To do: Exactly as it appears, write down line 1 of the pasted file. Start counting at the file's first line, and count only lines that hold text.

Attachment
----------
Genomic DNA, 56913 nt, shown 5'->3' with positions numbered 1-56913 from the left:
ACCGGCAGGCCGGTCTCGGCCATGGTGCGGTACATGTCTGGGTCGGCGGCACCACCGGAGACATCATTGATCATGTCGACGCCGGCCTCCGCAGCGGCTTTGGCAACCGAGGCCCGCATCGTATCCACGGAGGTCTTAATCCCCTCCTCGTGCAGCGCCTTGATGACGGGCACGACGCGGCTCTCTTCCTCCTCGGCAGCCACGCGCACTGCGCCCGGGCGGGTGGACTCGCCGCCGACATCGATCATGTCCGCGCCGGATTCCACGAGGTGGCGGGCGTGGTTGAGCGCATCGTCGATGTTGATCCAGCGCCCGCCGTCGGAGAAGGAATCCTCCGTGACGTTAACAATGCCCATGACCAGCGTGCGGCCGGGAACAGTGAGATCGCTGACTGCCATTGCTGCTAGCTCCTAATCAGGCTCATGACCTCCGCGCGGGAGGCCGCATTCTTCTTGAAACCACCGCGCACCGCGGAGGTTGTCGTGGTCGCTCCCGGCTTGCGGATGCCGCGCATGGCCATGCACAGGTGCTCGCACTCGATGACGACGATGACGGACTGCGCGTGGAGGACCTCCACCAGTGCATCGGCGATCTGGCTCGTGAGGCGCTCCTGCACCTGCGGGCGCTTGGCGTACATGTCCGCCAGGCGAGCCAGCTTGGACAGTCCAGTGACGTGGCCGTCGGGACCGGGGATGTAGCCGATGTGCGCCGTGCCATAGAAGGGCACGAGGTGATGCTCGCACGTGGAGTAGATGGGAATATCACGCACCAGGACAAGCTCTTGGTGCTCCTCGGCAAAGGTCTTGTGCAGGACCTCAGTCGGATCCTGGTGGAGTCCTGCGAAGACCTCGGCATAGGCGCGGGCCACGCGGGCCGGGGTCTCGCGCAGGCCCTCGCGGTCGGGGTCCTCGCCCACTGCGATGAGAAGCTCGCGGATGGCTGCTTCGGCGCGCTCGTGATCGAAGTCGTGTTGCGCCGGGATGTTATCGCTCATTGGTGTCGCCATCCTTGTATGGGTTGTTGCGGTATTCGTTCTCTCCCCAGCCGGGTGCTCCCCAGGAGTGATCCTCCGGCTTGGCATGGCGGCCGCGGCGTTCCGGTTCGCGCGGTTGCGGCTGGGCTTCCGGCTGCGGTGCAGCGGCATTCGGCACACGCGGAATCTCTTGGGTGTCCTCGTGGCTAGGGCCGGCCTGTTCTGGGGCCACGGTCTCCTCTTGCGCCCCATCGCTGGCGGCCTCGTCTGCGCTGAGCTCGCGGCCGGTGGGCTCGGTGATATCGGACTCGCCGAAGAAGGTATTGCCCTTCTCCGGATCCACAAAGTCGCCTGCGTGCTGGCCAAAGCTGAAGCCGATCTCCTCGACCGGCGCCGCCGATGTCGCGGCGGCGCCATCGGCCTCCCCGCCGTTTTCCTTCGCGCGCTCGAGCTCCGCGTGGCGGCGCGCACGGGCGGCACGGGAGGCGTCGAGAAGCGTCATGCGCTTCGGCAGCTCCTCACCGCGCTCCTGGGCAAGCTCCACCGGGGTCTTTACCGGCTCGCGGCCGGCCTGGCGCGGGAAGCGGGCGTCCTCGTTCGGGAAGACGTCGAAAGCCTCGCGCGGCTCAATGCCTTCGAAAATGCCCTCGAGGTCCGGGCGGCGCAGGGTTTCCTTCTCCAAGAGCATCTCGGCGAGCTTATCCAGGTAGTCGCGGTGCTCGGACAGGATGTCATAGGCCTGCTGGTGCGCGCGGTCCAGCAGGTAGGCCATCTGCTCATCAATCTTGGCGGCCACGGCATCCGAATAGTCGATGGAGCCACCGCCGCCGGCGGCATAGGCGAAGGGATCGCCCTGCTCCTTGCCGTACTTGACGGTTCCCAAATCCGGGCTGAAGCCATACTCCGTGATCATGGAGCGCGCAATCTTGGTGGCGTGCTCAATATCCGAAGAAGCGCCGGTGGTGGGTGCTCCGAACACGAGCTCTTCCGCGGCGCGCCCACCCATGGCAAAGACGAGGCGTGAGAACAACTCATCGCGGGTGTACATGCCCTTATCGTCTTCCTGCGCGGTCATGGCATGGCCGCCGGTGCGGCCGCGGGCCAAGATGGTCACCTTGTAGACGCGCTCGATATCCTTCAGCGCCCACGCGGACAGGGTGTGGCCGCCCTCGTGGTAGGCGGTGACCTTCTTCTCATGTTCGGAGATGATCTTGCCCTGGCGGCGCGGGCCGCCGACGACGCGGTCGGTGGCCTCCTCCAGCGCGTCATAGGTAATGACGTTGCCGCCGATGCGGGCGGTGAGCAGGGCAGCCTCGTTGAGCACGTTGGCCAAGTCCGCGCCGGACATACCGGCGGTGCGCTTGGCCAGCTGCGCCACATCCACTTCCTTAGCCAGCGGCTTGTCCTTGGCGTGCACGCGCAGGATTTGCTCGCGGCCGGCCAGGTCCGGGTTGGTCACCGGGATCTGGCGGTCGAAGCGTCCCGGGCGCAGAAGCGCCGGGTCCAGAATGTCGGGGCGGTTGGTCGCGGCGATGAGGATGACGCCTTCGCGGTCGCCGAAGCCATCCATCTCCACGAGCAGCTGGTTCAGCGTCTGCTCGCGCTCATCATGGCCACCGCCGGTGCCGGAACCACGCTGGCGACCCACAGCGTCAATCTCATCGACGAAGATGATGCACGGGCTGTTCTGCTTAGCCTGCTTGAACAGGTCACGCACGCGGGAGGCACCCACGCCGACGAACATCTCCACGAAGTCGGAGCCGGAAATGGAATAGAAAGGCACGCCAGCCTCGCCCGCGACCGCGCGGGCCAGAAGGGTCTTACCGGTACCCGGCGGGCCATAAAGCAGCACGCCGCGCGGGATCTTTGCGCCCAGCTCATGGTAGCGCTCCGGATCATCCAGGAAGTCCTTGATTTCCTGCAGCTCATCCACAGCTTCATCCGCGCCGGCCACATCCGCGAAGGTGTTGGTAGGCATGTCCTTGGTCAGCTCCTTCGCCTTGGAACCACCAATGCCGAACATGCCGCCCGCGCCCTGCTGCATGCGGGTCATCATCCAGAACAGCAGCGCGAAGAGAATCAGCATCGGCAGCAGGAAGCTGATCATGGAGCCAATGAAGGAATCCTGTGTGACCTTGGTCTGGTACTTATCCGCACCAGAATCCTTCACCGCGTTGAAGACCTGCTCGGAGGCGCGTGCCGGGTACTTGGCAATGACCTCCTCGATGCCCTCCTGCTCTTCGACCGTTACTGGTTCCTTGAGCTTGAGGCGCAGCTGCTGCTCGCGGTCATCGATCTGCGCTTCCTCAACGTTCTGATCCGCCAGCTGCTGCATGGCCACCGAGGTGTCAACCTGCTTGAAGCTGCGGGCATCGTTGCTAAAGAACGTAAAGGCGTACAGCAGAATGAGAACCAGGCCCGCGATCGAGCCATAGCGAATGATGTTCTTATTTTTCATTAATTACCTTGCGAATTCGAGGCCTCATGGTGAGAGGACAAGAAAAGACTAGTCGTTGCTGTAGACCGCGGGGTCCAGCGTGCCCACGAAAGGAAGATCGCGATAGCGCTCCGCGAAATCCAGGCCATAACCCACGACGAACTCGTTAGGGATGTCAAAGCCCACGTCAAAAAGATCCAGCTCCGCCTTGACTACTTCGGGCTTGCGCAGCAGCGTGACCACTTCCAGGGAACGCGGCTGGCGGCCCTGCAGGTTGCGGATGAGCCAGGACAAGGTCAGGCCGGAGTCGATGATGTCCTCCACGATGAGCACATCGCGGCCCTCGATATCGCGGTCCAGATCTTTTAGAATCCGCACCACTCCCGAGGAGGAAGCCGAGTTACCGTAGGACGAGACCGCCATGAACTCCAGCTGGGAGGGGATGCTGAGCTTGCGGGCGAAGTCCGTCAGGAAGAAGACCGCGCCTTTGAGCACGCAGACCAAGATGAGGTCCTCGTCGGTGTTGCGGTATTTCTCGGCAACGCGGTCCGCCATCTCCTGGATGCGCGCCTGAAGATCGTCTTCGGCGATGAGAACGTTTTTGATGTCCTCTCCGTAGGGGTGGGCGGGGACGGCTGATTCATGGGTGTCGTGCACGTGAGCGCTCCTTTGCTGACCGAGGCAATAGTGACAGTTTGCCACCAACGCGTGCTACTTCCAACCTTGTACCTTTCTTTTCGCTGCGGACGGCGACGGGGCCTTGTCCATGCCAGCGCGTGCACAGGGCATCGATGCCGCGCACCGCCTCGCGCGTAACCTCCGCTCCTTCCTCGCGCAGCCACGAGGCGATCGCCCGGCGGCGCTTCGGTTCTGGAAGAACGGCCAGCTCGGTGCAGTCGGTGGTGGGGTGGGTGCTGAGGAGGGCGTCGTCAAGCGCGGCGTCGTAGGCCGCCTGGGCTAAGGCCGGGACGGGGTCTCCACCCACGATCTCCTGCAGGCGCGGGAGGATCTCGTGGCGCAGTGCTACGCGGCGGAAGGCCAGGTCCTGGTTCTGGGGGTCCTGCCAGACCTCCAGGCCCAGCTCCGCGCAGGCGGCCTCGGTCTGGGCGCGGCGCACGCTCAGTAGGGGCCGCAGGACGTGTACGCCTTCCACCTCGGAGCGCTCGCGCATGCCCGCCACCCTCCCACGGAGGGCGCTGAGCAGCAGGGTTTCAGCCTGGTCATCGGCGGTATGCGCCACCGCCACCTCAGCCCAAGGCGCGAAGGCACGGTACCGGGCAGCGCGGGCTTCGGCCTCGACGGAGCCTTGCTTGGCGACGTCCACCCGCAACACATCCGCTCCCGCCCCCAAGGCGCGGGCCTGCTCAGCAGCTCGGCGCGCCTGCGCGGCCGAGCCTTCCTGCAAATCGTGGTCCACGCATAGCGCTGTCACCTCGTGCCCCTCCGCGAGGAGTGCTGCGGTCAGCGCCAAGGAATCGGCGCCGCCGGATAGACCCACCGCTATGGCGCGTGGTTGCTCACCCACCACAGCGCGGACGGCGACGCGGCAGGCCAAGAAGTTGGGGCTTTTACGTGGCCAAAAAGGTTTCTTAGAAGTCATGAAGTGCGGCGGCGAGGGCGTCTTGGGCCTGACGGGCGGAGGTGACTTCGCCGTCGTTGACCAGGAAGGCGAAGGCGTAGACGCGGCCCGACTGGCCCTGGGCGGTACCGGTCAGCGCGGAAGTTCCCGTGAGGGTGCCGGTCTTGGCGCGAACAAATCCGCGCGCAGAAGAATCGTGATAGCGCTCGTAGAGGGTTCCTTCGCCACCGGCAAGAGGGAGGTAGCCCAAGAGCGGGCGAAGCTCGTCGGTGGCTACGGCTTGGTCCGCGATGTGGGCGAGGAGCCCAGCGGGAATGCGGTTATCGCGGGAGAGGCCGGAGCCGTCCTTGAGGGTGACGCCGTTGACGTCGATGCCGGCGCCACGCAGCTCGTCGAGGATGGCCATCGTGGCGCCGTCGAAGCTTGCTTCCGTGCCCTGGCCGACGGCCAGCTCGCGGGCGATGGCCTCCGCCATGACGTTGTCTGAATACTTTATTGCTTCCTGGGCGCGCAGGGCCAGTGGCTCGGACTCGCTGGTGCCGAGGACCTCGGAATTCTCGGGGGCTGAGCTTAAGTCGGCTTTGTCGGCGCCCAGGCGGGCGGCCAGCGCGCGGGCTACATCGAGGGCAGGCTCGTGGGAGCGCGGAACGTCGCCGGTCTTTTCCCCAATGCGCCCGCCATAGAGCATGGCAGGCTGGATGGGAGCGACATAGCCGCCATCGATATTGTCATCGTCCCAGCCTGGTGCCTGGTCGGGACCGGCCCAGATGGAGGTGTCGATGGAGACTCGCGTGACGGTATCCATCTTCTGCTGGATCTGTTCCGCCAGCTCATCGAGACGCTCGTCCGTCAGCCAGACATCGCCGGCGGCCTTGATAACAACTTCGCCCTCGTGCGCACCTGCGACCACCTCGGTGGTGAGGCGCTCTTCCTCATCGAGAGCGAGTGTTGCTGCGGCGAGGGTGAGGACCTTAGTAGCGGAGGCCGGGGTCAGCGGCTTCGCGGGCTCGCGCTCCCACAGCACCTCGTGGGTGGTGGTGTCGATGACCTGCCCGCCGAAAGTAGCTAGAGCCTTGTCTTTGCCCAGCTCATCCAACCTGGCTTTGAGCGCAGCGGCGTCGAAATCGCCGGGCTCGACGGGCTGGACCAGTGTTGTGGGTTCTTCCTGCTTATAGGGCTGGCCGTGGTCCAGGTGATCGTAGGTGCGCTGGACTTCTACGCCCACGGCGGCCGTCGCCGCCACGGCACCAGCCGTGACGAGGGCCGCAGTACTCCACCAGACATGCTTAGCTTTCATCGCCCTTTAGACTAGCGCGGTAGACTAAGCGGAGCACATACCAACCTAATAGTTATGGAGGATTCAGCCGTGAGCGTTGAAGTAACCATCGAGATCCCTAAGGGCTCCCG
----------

Genomic DNA, 56913 nt, shown 5'->3' with positions numbered 1-56913 from the left: